About this Research Topic
The study of compassion has theoretical paradoxes. Some models emphasize a basic instinct resting on the evolved capacity of humans to empathize and care for one another. Meanwhile, other evolutionary and contemporary brain science models argue that compassion is a value-driven choice evaluated against other self-serving goals.
This special edition will examine the physiological, psychological, and environmental systems that facilitate compassionate responding. We invite papers that are consistent with the possibility this self-transcendent motivational system could evolve through intentional, guided effort. The following broad themes will be considered:
1) Definition of compassion and its components, along with clear operationalization of the construct integrating Eastern and Western traditions.
2) Brain-based and peripheral biological systems that support compassion, with an emphasis on information-processing networks.
3) Applications, methods, techniques designed to promote compassionate responding at the individual level. Of special interest is the harnessing of digital technology to promote the greater good.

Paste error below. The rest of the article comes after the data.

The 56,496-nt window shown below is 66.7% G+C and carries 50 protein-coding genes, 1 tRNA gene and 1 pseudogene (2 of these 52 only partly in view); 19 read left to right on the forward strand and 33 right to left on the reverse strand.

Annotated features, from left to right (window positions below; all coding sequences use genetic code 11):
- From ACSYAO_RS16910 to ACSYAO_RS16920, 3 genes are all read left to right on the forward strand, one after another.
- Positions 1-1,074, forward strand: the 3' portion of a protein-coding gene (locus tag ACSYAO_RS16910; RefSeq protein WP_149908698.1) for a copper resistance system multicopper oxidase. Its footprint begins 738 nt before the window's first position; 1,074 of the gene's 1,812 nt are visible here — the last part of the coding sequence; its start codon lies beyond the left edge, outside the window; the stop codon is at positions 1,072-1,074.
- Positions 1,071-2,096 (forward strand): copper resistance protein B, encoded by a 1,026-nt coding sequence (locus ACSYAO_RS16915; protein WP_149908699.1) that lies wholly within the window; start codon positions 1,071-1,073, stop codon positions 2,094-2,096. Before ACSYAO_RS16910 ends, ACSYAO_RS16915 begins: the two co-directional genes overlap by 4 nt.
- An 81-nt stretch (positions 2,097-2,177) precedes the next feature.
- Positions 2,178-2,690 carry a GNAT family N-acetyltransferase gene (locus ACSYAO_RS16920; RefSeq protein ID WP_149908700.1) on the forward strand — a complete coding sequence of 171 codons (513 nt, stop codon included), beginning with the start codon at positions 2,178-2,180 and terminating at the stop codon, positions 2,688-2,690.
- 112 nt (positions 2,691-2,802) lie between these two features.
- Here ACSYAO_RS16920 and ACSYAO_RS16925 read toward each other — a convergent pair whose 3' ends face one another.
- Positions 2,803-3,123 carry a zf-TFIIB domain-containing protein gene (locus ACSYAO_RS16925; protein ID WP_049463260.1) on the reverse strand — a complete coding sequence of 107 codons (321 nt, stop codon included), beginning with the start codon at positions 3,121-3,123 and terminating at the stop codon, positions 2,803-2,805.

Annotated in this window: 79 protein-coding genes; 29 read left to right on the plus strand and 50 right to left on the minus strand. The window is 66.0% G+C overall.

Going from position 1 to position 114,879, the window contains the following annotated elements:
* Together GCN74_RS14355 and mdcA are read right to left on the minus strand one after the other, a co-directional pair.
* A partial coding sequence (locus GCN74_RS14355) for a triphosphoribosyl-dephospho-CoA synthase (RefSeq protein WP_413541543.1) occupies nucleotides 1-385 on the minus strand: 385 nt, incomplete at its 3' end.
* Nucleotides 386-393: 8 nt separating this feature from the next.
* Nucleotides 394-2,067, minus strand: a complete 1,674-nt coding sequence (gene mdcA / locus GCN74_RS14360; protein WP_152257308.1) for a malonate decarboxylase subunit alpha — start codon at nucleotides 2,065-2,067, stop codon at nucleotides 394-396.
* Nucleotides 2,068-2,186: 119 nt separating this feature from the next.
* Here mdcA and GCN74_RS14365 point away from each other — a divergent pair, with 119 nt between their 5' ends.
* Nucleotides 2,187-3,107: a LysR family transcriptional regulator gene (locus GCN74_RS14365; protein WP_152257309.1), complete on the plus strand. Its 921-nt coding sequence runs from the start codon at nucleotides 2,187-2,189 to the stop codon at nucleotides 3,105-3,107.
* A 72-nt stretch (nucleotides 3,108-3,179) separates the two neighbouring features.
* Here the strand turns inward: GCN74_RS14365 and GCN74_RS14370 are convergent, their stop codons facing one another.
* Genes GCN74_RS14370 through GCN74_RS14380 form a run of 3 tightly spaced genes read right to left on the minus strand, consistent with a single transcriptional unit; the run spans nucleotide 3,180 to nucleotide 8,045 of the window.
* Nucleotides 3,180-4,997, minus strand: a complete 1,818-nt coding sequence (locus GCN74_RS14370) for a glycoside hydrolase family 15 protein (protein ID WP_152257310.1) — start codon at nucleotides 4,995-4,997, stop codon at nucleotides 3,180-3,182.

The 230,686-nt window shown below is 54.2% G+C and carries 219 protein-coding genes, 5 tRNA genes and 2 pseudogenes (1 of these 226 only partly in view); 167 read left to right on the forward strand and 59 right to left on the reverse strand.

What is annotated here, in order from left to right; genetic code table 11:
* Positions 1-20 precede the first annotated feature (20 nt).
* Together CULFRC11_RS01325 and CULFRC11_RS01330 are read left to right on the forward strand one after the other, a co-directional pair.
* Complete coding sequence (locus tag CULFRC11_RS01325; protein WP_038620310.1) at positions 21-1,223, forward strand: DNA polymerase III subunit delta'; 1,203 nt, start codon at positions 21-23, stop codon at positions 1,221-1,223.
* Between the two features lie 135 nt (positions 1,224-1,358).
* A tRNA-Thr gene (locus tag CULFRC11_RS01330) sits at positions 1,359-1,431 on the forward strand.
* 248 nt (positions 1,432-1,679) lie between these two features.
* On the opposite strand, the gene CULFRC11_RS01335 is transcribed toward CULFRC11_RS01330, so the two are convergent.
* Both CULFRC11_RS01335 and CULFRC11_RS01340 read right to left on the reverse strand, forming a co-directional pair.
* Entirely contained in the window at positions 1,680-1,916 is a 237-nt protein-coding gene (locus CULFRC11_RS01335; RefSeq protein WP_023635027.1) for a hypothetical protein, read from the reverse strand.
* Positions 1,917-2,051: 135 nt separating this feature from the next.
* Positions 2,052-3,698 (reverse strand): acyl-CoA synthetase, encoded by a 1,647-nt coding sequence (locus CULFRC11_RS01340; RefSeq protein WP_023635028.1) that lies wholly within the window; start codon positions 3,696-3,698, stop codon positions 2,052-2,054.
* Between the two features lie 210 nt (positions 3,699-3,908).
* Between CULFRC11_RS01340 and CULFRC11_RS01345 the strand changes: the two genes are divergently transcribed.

4) Strategies to help collectives adopt a compassionate stance and shared sense of common humanity among its members.
The contributors are welcome to provide original research and commentaries adding to our understanding of this phenomenon as well as its salutary effects on physiological, psychological, and social functioning. This is particularly relevant and timely in these times throughout the world where human beings need an antidote to their isolation and better ways to reconnect with one another.
Keywords: compassion, helping, prosociality, prosocial behavior, altruism, prosocial action, empathy
Important Note: All contributions to this Research Topic must be within the scope of the section and journal to which they are submitted, as defined in their mission statements. Frontiers reserves the right to guide an out-of-scope manuscript to a more suitable section or journal at any stage of peer review.